August 7, 2022

Foreclosure Protesters in Spain’s Cities Now Go Door to Door

“It was a day that for many people would have been depressing,” Ms. del Coto said afterward. “But for me it turned out to be a day of privilege. I met all these marvelous people. And I was very grateful.”

The young demonstrators who camped out by the thousands in Spain’s major city squares for much of May and June, protesting government corruption and an economy that has left them jobless, have mostly gone home.

But the movement has produced an army of volunteers who are making their presence felt in the tangled world of Spain’s foreclosure system — perhaps the harshest in Europe — which usually leaves former homeowners in debt for the rest of their lives.

Organizing the protest in front of Ms. del Coto’s modest home was Eloi Morte, 28, who was juggling several cellphones. Mr. Morte, a flight attendant, decided to help block evictions after he attended a neighborhood meeting organized by the protesters who had occupied the Puerta del Sol, the city’s central square.

“This was something very concrete that I could do,” he said. “I wanted to see results, not just vague protests against the financial establishment, the banks. I wanted to do something constructive.”

Spain, like the United States, experienced a huge housing boom that came to a crashing halt in 2008. As the economy stalled, unemployment rates soared to the highest in the European Union, hovering at 40 percent for young people — who until recently seemed apathetic. That changed on May 15, when young people began congregating across the country in peaceful protests that lasted weeks in some cities.

Now some of those protesters are using their Internet savvy to gather crowds on behalf of beleaguered homeowners. Hundreds of protesters are showing up at threatened evictions like Ms. del Coto’s. They are getting press coverage as never before — and, some say, results.

Since June, about 30 evictions have been blocked, according to a nonprofit housing advocacy group known by its initials, P.A.H. — more than twice the rate than before. And eviction protests are taking place in more cities.

This month, the government and the opposition in Parliament, no doubt looking toward elections next year, issued statements saying they would overhaul the foreclosure laws.

“We are proud that today our demands have become a popular clamor,” said Ada Colau, a human rights lawyer with P.A.H. “This has forced the government to react, despite the pressure from the banks.”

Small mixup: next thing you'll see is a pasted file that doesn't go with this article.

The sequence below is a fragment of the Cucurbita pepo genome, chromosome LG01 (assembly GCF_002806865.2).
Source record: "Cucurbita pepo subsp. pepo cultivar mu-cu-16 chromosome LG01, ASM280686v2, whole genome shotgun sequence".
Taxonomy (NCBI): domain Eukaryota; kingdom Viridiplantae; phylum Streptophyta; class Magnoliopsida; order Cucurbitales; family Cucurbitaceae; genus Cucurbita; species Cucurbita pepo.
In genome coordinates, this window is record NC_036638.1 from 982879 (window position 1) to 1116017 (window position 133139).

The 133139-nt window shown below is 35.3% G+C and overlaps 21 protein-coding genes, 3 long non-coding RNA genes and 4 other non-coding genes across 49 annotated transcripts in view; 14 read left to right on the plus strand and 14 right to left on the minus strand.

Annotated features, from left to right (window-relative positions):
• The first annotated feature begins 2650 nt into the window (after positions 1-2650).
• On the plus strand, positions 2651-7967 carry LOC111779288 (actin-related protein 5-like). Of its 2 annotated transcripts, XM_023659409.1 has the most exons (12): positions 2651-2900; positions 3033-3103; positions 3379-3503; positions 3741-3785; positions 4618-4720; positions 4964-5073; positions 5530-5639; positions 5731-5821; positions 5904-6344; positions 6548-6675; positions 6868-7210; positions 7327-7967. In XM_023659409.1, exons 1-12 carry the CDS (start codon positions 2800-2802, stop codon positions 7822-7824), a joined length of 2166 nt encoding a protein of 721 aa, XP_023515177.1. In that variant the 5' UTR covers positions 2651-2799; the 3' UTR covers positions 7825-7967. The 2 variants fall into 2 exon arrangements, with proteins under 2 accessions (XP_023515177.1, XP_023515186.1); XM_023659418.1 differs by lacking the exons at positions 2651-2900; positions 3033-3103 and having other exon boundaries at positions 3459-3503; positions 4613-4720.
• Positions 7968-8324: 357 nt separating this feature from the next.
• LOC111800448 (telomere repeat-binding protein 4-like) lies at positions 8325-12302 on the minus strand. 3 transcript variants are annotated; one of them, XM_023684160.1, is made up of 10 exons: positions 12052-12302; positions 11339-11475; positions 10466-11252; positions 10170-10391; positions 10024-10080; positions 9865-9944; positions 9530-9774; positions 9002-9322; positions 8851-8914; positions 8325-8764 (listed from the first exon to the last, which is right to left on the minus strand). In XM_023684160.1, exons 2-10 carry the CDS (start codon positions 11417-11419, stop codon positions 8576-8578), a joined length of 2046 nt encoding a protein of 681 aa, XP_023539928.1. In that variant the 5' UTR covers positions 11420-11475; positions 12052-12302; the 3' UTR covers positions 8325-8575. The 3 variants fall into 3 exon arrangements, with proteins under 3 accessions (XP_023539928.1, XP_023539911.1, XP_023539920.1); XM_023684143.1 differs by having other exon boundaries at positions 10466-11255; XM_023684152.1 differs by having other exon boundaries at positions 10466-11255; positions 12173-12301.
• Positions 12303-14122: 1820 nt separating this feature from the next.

When Spanish mortgage debtors cannot make their payments, Spanish law denies them two ways out that are common elsewhere: they cannot simply hand the keys back to the bank and walk away, and they cannot discharge their debt in bankruptcy. They remain personally liable for the full amount of the loan after foreclosure, and when penalty and interest charges and tens of thousands of dollars in court fees are counted, they can end up on the street facing a mountain of debt.

Housing advocates would like to see Spain move to a system that more resembles that of the United States. But the new proposals do not go nearly that far. Most are meant only to ease the current conditions. For instance, banks would still be allowed to take a percentage of a debtor’s salary, but not quite so large a percentage. Similarly, if no one appears at a foreclosure auction and the bank buys the property itself, it will have to pay 60 percent of market value, up from 50 percent under current law.

Still, housing advocates say the proposals are a start.

Santos González Sánchez, the president of a lender’s trade group, the Spanish Mortgage Association, says some of the proposals are not well thought out and that the issues need further study. He dismisses the protesters as “more anecdotal than effective.”

There were about 94,000 foreclosures in Spain last year, nearly four times the number for 2007. It can take more than a year to evict the occupants after a foreclosure, and banks sometimes agree to lease the homes back to their former owners.

The excesses in real estate and banking here were profound, with banks lending at an astonishing pace, often to customers who were poor risks and did not understand the fine print. People who signed mortgages as guarantors were often surprised to realize that they could lose everything they owned.

Ms. del Coto guaranteed a loan for a partner who has since left her and her children, including a disabled 26-year-old son who fell from a window as a toddler. She said she was looking for work as a maid again, but had not found any. Nor does she have a place to move if she is turned out of the tidy home she has been in for 25 years.

The protests block the evictions only temporarily. Advocates say that when the police and other officials involved in the eviction see the crowds, they usually walk away. It takes at least a month to organize another eviction effort, they said, and sometimes much longer.

Mr. Morte said the protesters hoped that in the meantime the bank would be persuaded to rent the house to Ms. del Coto at a price she could afford.

“That is our hope with all of these protests,” he said, “that a negotiation can keep people from being put out on the street.”

Rachel Chaundler contributed reporting.

Article source:

Speak Your Mind